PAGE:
This Sony researcher wants to put you in someone else's head

Jun Rekimoto, who studies augmented reality at Sony Computer Science Labs, is using cameras, drones and sensors to capture and share what others are seeing and feeling.

Ben Fox Rubin Former senior reporter
Ben Fox Rubin was a senior reporter for CNET News in Manhattan, reporting on Amazon, e-commerce and mobile payments. He previously worked as a reporter for The Wall Street Journal and got his start at newspapers in New York, Connecticut and Massachusetts.
Ben Fox Rubin
3 min read

Jun Rekimoto works to bring augmented reality to life. Courtesy of Jun Rekimoto

Jun Rekimoto envisions a future in which sports spectators will be able to watch games through the eyes of the players, experiencing the sights and feeling on the field, even while sitting at home on the couch.

This concept of "jacking in," popularized by William Gibson's seminal 1984 novel "Neuromancer," is something that's existed in the reaches of science fiction for decades, but one that Rekimoto is trying to bring closer to reality.

Rekimoto, deputy director of research at Sony Computer Science Laboratories in Tokyo, outlined some of his work in this area at the lab's first-ever research symposium in the US. The event was held this week in Manhattan's Museum of Modern Art, where researchers discussed their work in music, art and prosthetics, to name a few areas.

Rekimoto's focus has been on augmented reality, taking the ideas from Gibson's novel and trying to apply them to current technology. "I wanted to extend this concept, that we can immersively connect to other humans or drones," he said during an interview after the symposium.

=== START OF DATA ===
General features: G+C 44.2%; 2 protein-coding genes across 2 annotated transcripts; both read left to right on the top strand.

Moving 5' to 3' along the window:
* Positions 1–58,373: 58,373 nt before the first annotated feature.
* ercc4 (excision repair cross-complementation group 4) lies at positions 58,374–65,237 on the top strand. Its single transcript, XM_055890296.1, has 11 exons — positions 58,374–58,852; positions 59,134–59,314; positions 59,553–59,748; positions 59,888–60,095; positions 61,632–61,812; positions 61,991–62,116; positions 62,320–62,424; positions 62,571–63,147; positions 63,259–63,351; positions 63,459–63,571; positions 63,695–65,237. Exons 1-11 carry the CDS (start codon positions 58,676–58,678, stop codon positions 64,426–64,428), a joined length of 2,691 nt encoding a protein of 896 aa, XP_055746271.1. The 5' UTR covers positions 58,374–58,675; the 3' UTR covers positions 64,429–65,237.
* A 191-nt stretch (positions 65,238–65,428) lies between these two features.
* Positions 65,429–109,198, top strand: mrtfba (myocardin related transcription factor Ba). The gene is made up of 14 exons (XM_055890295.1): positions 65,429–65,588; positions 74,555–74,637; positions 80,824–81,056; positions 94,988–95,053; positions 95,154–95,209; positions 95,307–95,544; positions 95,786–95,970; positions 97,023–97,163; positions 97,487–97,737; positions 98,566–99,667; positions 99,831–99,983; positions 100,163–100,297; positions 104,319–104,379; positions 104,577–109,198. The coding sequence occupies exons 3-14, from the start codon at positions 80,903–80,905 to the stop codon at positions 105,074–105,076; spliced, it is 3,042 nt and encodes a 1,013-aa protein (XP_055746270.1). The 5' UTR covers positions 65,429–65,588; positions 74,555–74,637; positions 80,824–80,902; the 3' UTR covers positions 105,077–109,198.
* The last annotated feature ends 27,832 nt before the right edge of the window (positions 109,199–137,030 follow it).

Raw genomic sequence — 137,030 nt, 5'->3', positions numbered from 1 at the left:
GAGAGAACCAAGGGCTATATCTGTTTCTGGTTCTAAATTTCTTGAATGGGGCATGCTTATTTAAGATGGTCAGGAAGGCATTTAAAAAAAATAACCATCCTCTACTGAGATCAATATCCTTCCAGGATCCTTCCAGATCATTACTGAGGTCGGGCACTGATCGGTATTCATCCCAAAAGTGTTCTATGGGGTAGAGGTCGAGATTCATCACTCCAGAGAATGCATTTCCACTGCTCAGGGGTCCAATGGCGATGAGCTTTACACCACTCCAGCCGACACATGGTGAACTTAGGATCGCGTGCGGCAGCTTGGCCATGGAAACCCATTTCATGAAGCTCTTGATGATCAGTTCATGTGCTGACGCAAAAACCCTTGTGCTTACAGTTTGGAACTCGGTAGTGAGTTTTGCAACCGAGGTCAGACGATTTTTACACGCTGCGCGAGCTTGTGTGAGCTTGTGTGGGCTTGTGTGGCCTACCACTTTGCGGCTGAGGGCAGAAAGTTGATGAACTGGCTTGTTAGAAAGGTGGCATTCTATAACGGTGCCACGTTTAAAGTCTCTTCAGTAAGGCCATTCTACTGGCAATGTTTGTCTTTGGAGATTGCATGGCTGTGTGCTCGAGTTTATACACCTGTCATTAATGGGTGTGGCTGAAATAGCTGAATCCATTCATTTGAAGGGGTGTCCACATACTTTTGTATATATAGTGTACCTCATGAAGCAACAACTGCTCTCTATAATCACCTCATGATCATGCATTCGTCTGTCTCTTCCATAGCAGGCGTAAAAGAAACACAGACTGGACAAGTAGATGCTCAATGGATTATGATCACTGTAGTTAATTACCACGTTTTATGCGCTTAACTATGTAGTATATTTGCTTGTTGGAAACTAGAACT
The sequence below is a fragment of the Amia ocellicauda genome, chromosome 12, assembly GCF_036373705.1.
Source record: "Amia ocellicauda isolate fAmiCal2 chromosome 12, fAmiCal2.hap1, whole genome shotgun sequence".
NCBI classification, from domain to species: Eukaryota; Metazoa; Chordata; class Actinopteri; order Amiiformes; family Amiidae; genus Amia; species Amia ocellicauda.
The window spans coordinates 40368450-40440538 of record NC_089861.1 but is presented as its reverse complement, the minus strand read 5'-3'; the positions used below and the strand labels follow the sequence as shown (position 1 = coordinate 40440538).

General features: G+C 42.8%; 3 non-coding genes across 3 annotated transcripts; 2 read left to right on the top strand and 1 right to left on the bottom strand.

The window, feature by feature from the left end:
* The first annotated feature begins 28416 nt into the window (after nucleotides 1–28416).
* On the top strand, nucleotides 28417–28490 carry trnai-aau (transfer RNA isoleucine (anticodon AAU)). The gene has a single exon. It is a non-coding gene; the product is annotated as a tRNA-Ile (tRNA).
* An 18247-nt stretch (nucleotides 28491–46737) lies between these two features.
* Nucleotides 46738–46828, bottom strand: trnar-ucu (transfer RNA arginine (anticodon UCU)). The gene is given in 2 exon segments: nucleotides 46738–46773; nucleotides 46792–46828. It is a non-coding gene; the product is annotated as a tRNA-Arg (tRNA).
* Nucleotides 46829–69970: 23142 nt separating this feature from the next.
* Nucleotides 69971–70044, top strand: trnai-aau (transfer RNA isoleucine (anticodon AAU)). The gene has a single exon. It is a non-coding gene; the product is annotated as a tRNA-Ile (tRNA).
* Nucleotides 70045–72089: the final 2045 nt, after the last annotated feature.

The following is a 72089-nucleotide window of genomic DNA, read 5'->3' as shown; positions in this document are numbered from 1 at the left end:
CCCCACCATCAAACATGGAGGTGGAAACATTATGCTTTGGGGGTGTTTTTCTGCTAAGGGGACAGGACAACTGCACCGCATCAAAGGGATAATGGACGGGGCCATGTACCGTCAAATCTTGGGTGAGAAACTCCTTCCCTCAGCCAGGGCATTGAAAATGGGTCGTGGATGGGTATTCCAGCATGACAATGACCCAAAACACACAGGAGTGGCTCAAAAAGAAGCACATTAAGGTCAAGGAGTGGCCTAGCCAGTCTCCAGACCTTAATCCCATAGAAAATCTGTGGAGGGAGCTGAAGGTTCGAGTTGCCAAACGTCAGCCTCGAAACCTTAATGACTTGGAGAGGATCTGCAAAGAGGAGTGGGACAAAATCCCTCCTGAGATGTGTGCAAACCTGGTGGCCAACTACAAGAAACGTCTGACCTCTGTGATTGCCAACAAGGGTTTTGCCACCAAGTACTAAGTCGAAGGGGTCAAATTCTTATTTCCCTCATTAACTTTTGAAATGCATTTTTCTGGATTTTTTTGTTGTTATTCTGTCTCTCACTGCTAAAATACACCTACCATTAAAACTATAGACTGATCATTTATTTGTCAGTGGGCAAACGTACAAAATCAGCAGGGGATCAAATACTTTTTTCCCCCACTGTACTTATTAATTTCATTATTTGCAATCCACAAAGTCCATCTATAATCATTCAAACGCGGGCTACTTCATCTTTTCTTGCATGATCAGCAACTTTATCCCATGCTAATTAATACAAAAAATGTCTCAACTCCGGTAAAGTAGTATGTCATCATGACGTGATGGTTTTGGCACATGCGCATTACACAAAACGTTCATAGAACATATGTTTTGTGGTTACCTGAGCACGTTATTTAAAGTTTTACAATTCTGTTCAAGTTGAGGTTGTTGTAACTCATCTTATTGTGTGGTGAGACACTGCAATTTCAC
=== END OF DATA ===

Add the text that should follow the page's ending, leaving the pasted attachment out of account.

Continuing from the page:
Augmented reality technologies have existed for years, but there's a sudden acceleration in virtual reality technology, from Oculus' gaming-oriented virtual reality technology to Sony's own Project Morpheus. Even Samsung, working with Oculus, is set to sell a virtual headset powered by its Galaxy Note 4 smartphone. These products could spark huge changes in how people watch movies, play games and communicate with each other.

Testing out the LiveSphere headset. Sony

"When you combine that viewing experience, it really creates a new way of communicating," said Brian Blau, a consumer-technology analyst for research firm Gartner. "Seeing someone else's viewpoint, I think, is going to be a powerful paradigm."

Rekimoto sits further out on the developmental curve, with some of the ideas he's working on not expected to reach the market for years. In one project, he and a team are developing a headset called LiveSphere, which includes six cameras and can capture 360 degrees around someone wearing the device. Rekimoto said the headset, along with audio instructions from someone watching remotely, could help users get guidance on cooking or medical procedures. Athletes could wear a similar device to provide a fresh view for spectators.

"The resulting image is quite exciting," Rekimoto said when describing a test with a gymnast swinging around on a high bar while wearing LiveSphere.

He added that Sony researchers are also working on adding the sense of touch into LiveSphere by using a "tactile device," such as actuators mounted on fingers.

Rekimoto speaking at this week's research symposium. Scott Gries, courtesy of Sony

In another project, Rekimoto said the lab is developing something called Flying Head, in which a drone follows a person's movements. That technology could be used to help athletes gauge their form and style when practicing. In another case, jacking into a personalized drone could allow a user to inspect disaster areas too dangerous for people to visit.

"I think the more important, or more promising, practice is a human augmenting other humans," Rekimoto said, adding that he expects that such technology could birth "a huge industry" with human abilities transmitted from one person to another.